Loew describes his network’s mission as ‘to accelerate medical progress through a world of connected patients’. Inspire seeks to achieve this by connecting community members, in a transparent, opt-in basis, to life science companies for the purposes of research. “We are able to help pharmaceutical companies, in a permission-based manner, better understand patients' perceptions and provide educational materials on latest clinical or treatment updates.”

He gives the examples of creating awareness of an ongoing clinical trial recruitment and conducting market research conducted around how a mobile app can help patients with chronic conditions better manage their disease.

Narrow market research is served well by data from online communities where groups identify with a particular disease state; the online health networks deliver targeted research opportunities based on carefully managed permissions. But there are less personal ways to use patient information to support pharmaceutical marketing with data informing location based research for pharma companies trying to assess patient populations in specific towns, states or regions.

Semcasting, a data management platform based in Massachusetts, helps pharma marketers reach physicians, but has no access to any patient specific health data. “The healthcare data we manage is at the provider level,” says CEO and Founder Ray Kingman. “Our protection of that health data is managed at an aggregated geographic level to shield any reference to individuals.”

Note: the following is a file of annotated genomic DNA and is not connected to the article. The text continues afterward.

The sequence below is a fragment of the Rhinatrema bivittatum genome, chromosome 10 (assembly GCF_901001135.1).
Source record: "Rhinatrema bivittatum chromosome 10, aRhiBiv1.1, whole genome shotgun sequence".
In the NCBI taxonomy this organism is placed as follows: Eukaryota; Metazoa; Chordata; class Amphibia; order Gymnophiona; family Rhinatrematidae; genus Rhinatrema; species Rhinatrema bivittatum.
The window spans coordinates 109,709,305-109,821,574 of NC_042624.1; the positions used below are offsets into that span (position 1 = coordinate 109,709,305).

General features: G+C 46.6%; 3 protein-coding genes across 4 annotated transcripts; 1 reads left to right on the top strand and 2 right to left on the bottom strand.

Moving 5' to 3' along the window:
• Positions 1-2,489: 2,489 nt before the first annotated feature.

Kingman explains that it is possible to deliver accurate targeting without the level of personal data that raises privacy concerns. “Healthcare touches everyone and the volume of data that is generated produces a statistically relevant level of trending and forecasting which informs targeting without ever touching an individual or household.”

He says predictive analysis is about prioritizing the likely best audience over the least likely.  “Our technology, working with de-personalized anonymous data, allows us to do targeting efficiently and safely.”

Semcasting works with pharma companies around specific drugs, drug classes or medical specialties. Kingman sees the pharma marketers objective as to increase awareness among the prescribers that are most likely to be engaged with the product they are selling.

“They can come to us with a specific brand or generic and we can identify the distribution patterns as trade areas of competitive or complementary drugs.  We can do the same with the physicians who have an aligned specialty.”

The technology defines geographic service areas around points of healthcare service (hospitals, labs, physician offices). Service specialties are correlated to an indexed score of aggregated population demographics based on a minimum of 200 households per zone.  These geographic zones are then correlated to treatments and the distribution patterns of brand and generic drugs and the targeting of advertising is deployed at the zone level.

Patient data is a powerful research tool for pharma, both clinically and commercially. But respect for patient privacy is paramount and pharmaceutical companies face unique challenges if they are to avoid impeding the valuable exchange of patient care information. Clever use of third-party geographic and patient community data, may be part of the solution.